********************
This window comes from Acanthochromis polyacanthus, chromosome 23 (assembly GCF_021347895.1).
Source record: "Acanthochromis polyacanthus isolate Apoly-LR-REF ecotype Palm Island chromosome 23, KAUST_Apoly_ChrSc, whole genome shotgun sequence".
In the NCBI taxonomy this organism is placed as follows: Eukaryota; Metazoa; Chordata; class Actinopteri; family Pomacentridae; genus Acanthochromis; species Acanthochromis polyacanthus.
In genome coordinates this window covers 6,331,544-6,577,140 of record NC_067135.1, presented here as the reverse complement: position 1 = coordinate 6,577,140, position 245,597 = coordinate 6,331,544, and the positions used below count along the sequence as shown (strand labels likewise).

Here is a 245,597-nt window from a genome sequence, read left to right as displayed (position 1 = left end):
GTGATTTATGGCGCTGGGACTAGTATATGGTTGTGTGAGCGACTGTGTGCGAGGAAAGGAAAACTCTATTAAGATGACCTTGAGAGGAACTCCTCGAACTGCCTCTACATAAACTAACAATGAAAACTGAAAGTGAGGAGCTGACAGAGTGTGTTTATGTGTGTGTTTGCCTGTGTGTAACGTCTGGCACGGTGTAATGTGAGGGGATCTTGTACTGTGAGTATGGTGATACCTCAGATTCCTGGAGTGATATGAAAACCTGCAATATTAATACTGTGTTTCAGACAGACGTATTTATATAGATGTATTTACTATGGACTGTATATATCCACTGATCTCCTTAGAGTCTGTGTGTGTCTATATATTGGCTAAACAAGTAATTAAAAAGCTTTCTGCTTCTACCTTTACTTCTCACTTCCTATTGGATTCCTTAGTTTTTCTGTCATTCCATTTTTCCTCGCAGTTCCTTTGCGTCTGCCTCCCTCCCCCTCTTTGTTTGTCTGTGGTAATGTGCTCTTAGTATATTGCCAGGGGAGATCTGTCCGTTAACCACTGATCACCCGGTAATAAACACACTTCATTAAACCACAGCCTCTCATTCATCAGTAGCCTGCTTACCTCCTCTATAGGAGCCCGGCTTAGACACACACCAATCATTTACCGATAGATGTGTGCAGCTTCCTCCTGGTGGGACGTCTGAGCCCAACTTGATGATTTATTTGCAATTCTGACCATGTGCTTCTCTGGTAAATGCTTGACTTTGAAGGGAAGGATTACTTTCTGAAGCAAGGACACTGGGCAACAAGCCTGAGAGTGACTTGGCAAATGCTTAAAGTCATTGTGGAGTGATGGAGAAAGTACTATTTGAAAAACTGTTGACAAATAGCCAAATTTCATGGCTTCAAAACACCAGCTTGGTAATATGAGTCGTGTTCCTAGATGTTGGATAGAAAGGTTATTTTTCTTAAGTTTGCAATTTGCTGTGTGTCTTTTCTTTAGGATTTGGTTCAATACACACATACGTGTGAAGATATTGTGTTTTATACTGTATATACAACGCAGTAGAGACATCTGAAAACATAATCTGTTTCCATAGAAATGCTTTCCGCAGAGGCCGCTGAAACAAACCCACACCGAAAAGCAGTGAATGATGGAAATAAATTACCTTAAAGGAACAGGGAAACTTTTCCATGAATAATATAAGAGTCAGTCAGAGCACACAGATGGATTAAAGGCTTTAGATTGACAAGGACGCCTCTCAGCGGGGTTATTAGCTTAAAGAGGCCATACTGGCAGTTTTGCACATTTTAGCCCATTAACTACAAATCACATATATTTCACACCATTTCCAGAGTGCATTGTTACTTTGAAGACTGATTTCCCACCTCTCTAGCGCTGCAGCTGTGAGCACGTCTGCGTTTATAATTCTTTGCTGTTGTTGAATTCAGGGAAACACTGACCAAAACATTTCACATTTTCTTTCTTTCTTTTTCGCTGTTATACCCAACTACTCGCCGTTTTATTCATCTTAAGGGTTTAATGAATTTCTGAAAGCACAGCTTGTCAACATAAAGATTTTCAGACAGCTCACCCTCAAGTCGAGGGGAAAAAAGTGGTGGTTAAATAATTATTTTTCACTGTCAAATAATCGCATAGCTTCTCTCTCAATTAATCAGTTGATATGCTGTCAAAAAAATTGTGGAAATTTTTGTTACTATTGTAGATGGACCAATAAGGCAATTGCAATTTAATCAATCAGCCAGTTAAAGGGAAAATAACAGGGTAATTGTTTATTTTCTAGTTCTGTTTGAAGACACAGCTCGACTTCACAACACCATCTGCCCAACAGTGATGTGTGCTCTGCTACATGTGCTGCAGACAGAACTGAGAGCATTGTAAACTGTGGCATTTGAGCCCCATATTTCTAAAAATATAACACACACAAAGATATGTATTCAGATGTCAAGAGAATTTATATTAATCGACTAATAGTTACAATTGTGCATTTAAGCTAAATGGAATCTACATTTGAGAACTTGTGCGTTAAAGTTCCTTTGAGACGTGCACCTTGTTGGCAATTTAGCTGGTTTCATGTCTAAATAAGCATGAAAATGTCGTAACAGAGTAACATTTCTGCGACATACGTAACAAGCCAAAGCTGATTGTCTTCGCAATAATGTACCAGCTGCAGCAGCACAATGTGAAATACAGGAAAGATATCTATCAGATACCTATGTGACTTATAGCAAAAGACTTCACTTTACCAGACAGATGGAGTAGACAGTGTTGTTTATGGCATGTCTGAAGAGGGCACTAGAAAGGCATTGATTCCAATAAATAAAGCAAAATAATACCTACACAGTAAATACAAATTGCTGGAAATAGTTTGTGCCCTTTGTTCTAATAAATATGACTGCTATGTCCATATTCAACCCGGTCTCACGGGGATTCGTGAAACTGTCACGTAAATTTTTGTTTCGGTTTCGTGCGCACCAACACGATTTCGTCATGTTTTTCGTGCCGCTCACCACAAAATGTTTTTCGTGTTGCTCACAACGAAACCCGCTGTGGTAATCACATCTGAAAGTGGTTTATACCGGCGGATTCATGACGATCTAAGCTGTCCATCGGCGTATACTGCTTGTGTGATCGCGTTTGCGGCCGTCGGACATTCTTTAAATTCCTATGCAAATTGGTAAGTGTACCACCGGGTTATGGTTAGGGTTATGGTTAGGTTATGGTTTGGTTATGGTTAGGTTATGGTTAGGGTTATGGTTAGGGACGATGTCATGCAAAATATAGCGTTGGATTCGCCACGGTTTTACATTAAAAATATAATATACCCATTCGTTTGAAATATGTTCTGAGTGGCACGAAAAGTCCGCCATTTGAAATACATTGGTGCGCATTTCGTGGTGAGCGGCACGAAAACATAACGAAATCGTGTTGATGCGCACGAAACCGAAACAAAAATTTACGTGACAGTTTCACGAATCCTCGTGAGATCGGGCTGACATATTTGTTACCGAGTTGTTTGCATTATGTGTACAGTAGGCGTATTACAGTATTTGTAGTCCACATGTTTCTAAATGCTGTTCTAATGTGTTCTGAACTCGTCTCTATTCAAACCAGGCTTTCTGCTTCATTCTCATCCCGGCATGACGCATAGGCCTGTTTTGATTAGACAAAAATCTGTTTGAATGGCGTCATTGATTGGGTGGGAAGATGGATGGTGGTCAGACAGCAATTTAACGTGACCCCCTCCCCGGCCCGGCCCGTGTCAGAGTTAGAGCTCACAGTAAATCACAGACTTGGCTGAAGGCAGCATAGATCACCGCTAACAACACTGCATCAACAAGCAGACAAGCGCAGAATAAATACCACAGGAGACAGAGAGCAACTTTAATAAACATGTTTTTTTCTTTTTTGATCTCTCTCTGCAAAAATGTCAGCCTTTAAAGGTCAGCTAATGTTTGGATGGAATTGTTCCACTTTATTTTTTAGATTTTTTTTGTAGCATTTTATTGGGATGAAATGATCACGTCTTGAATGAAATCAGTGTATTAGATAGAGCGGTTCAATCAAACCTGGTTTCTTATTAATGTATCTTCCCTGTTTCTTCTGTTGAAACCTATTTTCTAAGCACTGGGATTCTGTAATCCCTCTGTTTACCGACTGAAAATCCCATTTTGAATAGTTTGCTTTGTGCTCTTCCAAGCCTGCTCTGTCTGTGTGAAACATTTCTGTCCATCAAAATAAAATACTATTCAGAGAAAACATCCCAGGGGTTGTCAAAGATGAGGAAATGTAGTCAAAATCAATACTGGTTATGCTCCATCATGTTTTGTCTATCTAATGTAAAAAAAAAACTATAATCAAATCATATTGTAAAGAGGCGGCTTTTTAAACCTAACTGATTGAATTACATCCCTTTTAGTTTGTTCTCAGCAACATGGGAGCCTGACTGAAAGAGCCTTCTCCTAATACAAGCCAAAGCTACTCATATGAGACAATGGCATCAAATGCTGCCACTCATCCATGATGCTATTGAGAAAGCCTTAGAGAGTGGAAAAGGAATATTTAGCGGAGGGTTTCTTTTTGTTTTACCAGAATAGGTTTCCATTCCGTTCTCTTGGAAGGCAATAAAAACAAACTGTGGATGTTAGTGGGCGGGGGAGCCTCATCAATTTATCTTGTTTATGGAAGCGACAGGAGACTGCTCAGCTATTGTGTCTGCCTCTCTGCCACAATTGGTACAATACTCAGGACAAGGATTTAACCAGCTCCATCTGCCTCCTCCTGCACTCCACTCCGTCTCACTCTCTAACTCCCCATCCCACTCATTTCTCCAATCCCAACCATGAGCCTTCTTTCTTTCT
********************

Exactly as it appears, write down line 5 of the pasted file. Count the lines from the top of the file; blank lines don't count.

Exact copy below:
Here is a 245,597-nt window from a genome sequence, read left to right as displayed (position 1 = left end):